Commercial space and six questions for a good story – Pt. 3 of 3 (wonkish)

A launch failure is a visual event, out there for all to see, a program’s failure to meet cost or flight rate or other fuzzy goals, not so much. With an odd hardware failure, a unit gone bad, engineers might do a hybrid of Monday morning quarterbacking and applicable anecdotes. Of course, there is methodical troubleshooting too. Programs that fail to reach fuzzy goals also get these post-mortems, just like real hardware, but oddly never with the same rigor, even if with more passion.

In Part 1 of this series, I wrote about ingredients for partnerships and commercial acquisitions, the details of “how” a government agency and a private partner work together. These ingredients are specific markers which could be used as a checklist for future programs. Part 2 of this series was about incentives, “why” these ingredients are in the mix in the first place, possibly what makes it all come together successfully, the motives and the messy parts.

“Who” and commercial space.

A natural next step is to ask “who” are the real-life examples against which to check the checklist? Does the checklist hold water when checked against the real world? (It seems to). At least, the checklist does provide value just from the process of reviewing it against past projects. It’s a starting point. Unfortunately, even going decades back, there are not too many real-world examples out there. (If there was an abundance of examples, this and many related debates would probably not happen.) Commercial programs in NASA or DOD in the wild are few and far between. Our clinical trial sample size here for commercial space launch and space systems begins with five programs. Maybe six. We will have another data point soon – the NASA human landing system / lunar lander program.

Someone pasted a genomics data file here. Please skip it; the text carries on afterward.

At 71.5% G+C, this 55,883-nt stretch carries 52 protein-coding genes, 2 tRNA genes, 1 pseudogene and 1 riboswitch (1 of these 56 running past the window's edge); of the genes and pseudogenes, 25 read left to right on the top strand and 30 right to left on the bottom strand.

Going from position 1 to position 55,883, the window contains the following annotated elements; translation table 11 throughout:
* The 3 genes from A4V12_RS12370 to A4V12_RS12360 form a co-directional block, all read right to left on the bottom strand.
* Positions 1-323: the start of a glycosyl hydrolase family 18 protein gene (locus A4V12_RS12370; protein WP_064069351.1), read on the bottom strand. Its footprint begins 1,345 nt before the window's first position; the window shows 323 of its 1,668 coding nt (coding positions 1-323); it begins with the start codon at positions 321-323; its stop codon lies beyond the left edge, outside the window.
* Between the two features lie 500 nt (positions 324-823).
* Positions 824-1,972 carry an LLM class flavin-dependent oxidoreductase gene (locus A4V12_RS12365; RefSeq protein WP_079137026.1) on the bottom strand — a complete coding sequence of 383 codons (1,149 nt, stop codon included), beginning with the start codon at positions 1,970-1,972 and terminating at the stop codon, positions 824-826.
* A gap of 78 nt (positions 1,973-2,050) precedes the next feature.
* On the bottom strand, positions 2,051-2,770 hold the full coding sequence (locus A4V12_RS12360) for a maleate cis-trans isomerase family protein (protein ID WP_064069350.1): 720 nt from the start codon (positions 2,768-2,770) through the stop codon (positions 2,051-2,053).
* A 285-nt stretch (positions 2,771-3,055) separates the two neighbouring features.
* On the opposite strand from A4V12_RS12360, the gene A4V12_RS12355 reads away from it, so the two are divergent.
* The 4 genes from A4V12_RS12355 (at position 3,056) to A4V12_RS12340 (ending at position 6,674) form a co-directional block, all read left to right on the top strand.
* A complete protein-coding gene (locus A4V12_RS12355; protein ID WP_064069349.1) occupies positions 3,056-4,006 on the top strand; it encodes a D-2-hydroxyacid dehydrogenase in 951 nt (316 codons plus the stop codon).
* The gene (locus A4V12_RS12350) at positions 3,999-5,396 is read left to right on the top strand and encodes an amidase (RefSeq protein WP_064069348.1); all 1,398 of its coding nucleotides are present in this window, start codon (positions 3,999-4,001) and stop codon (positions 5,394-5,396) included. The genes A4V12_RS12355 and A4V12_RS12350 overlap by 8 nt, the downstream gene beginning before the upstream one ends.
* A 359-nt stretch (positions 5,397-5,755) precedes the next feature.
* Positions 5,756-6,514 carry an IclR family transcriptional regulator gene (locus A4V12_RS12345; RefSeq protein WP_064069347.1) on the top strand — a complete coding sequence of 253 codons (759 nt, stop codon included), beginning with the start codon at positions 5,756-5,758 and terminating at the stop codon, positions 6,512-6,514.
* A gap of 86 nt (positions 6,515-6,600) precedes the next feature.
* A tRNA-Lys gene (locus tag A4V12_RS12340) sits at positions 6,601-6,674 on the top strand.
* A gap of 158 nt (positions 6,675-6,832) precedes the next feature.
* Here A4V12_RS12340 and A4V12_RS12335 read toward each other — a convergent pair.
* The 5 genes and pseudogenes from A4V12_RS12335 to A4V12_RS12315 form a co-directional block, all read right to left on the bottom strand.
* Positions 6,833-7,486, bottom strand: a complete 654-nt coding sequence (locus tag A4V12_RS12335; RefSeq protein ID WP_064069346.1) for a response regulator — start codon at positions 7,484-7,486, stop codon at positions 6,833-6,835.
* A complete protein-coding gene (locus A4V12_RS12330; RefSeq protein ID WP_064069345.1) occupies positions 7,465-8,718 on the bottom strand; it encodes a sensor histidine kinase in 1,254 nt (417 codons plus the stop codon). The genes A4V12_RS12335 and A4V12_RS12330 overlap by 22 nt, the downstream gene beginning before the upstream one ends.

Aside from the small number of partnerships and commercial space acquisitions, by dollar amount only the smallest smattering of NASA space flight or DOD space launch funds have been commercial. To boot, an ingredient of these programs is they have small government management offices. That means that even when these projects do well, only small numbers of agency personnel are infected with the new way of doing business. This same effect may occur on the private partner side too, to the extent there are improvements in price, meaning less labor, so again fewer people compared to what a less efficient contractor would employ. Albeit, the employment effect from improvements in price can be amazingly larger than direct government contract spending would show. An example is SpaceX leveraging its successful Falcon 9 for commercial customers and for Starlink.

I was fortunate to be a team member in one of the handful of recent commercial government programs, the DARPA Experimental Space Plane (XSP). I also have the privilege of knowing people who were there in the earliest days of the ISS commercial cargo program. It is not difficult to go down the ingredients list and check each one against the small number of commercial programs to date.

Table of public private partnership and commercial ingredients ("how") versus past space system programs / projects ("who", "when").
(I’m leaving out the late 1990’s X-33 and X-34 in the NASA Reusable Launch Vehicle program. At the time, I was in the X-33 program my mind leaned to just design and technology. I naively believed technology (alone) was what leads to a desired outcome – affordability, low cost operations. I will return to add X-33 later, after more research into NASA Research Agreements, contributions in-kind and checking to verify my memory against that of others.)

Patterns of force

Humans have minds custom built for pattern recognition, like when presented with tables of one-thing vs. another.